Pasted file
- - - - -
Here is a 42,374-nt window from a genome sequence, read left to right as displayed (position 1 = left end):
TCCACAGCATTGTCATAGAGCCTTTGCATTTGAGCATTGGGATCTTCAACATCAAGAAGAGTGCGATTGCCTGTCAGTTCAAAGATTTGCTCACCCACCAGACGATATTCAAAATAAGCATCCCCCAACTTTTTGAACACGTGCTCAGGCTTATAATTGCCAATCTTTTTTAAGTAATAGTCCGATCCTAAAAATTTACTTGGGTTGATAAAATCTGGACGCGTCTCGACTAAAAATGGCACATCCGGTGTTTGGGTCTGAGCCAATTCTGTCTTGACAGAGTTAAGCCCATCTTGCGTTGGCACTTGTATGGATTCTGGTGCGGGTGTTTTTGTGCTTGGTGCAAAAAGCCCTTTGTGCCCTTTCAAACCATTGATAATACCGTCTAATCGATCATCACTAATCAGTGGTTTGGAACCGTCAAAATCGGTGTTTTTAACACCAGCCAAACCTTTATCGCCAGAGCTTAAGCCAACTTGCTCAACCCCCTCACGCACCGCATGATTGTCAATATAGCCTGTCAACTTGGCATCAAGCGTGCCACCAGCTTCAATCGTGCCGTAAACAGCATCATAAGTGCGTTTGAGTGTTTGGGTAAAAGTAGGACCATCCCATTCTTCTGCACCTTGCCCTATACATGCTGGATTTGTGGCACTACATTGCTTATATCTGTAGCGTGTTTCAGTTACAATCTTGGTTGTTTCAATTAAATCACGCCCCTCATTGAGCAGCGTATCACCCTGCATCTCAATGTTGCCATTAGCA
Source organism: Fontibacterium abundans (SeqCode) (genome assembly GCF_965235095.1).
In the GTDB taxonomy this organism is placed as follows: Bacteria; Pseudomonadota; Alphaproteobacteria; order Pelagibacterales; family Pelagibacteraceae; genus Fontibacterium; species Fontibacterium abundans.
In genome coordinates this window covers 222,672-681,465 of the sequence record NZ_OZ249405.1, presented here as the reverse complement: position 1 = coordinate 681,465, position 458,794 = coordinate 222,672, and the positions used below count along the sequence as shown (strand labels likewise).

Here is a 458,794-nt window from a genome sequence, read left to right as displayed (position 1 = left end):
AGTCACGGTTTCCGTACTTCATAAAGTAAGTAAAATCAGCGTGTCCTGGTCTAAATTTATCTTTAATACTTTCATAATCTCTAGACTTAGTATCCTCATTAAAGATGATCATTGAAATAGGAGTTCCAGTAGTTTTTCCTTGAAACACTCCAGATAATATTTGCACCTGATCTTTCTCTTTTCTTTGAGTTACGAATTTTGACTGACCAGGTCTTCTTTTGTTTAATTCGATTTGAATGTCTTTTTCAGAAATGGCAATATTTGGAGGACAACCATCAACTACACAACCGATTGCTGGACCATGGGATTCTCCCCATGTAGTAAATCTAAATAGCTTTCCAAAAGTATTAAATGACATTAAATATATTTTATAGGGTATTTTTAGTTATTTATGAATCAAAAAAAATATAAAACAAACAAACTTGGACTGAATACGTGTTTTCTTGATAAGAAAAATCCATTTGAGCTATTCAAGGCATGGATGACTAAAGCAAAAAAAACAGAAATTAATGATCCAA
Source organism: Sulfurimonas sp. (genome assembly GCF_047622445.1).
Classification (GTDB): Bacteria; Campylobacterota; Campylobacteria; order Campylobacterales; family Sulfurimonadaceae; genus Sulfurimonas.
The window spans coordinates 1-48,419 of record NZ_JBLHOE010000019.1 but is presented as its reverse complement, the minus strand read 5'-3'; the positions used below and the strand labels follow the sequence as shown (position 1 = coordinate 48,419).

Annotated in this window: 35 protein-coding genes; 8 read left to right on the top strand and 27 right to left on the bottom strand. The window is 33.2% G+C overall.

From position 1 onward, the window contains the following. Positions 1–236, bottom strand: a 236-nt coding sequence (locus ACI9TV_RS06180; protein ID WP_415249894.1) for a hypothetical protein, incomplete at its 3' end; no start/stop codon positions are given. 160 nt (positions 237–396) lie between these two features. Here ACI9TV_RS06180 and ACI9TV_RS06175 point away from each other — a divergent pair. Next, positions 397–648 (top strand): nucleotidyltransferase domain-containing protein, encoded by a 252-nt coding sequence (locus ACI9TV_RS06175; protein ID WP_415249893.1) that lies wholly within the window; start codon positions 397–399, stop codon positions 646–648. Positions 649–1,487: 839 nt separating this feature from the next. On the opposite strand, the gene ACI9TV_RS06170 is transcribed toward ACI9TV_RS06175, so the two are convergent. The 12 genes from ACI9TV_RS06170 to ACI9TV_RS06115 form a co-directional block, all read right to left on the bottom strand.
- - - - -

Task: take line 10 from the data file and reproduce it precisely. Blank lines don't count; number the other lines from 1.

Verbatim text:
The window spans coordinates 1-48,419 of record NZ_JBLHOE010000019.1 but is presented as its reverse complement, the minus strand read 5'-3'; the positions used below and the strand labels follow the sequence as shown (position 1 = coordinate 48,419).